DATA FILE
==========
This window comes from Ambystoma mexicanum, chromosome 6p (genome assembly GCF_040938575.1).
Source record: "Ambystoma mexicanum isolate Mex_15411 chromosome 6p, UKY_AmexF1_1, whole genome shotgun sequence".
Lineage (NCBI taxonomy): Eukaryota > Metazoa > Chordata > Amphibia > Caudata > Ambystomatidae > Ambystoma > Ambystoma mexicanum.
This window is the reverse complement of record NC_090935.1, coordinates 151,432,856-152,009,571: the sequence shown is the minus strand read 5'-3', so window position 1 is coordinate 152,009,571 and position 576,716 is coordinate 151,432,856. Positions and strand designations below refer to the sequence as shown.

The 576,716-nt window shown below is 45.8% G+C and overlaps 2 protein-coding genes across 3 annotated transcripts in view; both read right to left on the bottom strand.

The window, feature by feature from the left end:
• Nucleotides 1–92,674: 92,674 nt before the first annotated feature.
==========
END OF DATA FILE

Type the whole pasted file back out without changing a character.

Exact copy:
This window comes from Ambystoma mexicanum, chromosome 6p (genome assembly GCF_040938575.1).
Source record: "Ambystoma mexicanum isolate Mex_15411 chromosome 6p, UKY_AmexF1_1, whole genome shotgun sequence".
Lineage (NCBI taxonomy): Eukaryota > Metazoa > Chordata > Amphibia > Caudata > Ambystomatidae > Ambystoma > Ambystoma mexicanum.
This window is the reverse complement of record NC_090935.1, coordinates 151,432,856-152,009,571: the sequence shown is the minus strand read 5'-3', so window position 1 is coordinate 152,009,571 and position 576,716 is coordinate 151,432,856. Positions and strand designations below refer to the sequence as shown.

The 576,716-nt window shown below is 45.8% G+C and overlaps 2 protein-coding genes across 3 annotated transcripts in view; both read right to left on the bottom strand.

The window, feature by feature from the left end:
• Nucleotides 1–92,674: 92,674 nt before the first annotated feature.